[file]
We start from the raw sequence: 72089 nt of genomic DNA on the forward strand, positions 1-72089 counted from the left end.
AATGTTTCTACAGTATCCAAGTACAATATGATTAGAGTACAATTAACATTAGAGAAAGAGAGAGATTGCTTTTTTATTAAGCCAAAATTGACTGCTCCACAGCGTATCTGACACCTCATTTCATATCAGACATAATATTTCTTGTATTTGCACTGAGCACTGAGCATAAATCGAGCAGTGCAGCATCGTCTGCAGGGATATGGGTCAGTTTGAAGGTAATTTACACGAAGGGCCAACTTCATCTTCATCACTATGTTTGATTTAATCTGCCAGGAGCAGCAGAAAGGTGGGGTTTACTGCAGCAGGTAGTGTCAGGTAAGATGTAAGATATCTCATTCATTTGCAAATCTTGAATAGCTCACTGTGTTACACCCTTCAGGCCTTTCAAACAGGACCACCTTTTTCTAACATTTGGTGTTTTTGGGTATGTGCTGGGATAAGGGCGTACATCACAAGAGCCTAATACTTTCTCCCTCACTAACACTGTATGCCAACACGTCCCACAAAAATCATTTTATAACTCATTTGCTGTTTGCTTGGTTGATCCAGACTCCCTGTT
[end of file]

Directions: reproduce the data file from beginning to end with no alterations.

We start from the raw sequence: 72089 nt of genomic DNA on the forward strand, positions 1-72089 counted from the left end.
AATGTTTCTACAGTATCCAAGTACAATATGATTAGAGTACAATTAACATTAGAGAAAGAGAGAGATTGCTTTTTTATTAAGCCAAAATTGACTGCTCCACAGCGTATCTGACACCTCATTTCATATCAGACATAATATTTCTTGTATTTGCACTGAGCACTGAGCATAAATCGAGCAGTGCAGCATCGTCTGCAGGGATATGGGTCAGTTTGAAGGTAATTTACACGAAGGGCCAACTTCATCTTCATCACTATGTTTGATTTAATCTGCCAGGAGCAGCAGAAAGGTGGGGTTTACTGCAGCAGGTAGTGTCAGGTAAGATGTAAGATATCTCATTCATTTGCAAATCTTGAATAGCTCACTGTGTTACACCCTTCAGGCCTTTCAAACAGGACCACCTTTTTCTAACATTTGGTGTTTTTGGGTATGTGCTGGGATAAGGGCGTACATCACAAGAGCCTAATACTTTCTCCCTCACTAACACTGTATGCCAACACGTCCCACAAAAATCATTTTATAACTCATTTGCTGTTTGCTTGGTTGATCCAGACTCCCTGTT